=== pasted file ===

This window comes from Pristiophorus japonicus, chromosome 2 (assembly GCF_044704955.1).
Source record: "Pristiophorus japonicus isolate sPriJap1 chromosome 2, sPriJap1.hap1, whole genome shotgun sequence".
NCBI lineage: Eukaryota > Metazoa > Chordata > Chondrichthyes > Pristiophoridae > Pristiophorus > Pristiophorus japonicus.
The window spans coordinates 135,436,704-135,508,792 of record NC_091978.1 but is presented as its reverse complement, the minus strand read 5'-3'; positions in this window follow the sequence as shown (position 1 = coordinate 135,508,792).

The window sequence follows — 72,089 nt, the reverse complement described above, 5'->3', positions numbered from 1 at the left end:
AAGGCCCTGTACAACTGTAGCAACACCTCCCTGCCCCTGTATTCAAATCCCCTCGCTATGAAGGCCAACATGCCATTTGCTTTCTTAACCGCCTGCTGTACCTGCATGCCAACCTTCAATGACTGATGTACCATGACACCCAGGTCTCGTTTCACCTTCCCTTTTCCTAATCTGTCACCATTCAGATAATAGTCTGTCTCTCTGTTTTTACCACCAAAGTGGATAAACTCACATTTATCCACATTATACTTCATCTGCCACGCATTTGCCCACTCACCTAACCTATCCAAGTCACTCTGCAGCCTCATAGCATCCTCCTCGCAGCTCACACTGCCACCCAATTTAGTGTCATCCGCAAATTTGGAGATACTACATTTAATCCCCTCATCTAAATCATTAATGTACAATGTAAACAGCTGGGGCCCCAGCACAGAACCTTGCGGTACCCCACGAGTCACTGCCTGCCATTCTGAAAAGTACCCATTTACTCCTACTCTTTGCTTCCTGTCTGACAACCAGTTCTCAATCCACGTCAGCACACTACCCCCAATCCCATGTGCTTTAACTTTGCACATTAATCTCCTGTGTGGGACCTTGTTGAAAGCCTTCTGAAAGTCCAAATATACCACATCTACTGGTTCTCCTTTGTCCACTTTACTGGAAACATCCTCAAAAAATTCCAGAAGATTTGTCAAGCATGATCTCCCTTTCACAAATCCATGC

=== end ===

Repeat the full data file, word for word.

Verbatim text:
This window comes from Pristiophorus japonicus, chromosome 2 (assembly GCF_044704955.1).
Source record: "Pristiophorus japonicus isolate sPriJap1 chromosome 2, sPriJap1.hap1, whole genome shotgun sequence".
NCBI lineage: Eukaryota > Metazoa > Chordata > Chondrichthyes > Pristiophoridae > Pristiophorus > Pristiophorus japonicus.
The window spans coordinates 135,436,704-135,508,792 of record NC_091978.1 but is presented as its reverse complement, the minus strand read 5'-3'; positions in this window follow the sequence as shown (position 1 = coordinate 135,508,792).

The window sequence follows — 72,089 nt, the reverse complement described above, 5'->3', positions numbered from 1 at the left end:
AAGGCCCTGTACAACTGTAGCAACACCTCCCTGCCCCTGTATTCAAATCCCCTCGCTATGAAGGCCAACATGCCATTTGCTTTCTTAACCGCCTGCTGTACCTGCATGCCAACCTTCAATGACTGATGTACCATGACACCCAGGTCTCGTTTCACCTTCCCTTTTCCTAATCTGTCACCATTCAGATAATAGTCTGTCTCTCTGTTTTTACCACCAAAGTGGATAAACTCACATTTATCCACATTATACTTCATCTGCCACGCATTTGCCCACTCACCTAACCTATCCAAGTCACTCTGCAGCCTCATAGCATCCTCCTCGCAGCTCACACTGCCACCCAATTTAGTGTCATCCGCAAATTTGGAGATACTACATTTAATCCCCTCATCTAAATCATTAATGTACAATGTAAACAGCTGGGGCCCCAGCACAGAACCTTGCGGTACCCCACGAGTCACTGCCTGCCATTCTGAAAAGTACCCATTTACTCCTACTCTTTGCTTCCTGTCTGACAACCAGTTCTCAATCCACGTCAGCACACTACCCCCAATCCCATGTGCTTTAACTTTGCACATTAATCTCCTGTGTGGGACCTTGTTGAAAGCCTTCTGAAAGTCCAAATATACCACATCTACTGGTTCTCCTTTGTCCACTTTACTGGAAACATCCTCAAAAAATTCCAGAAGATTTGTCAAGCATGATCTCCCTTTCACAAATCCATGC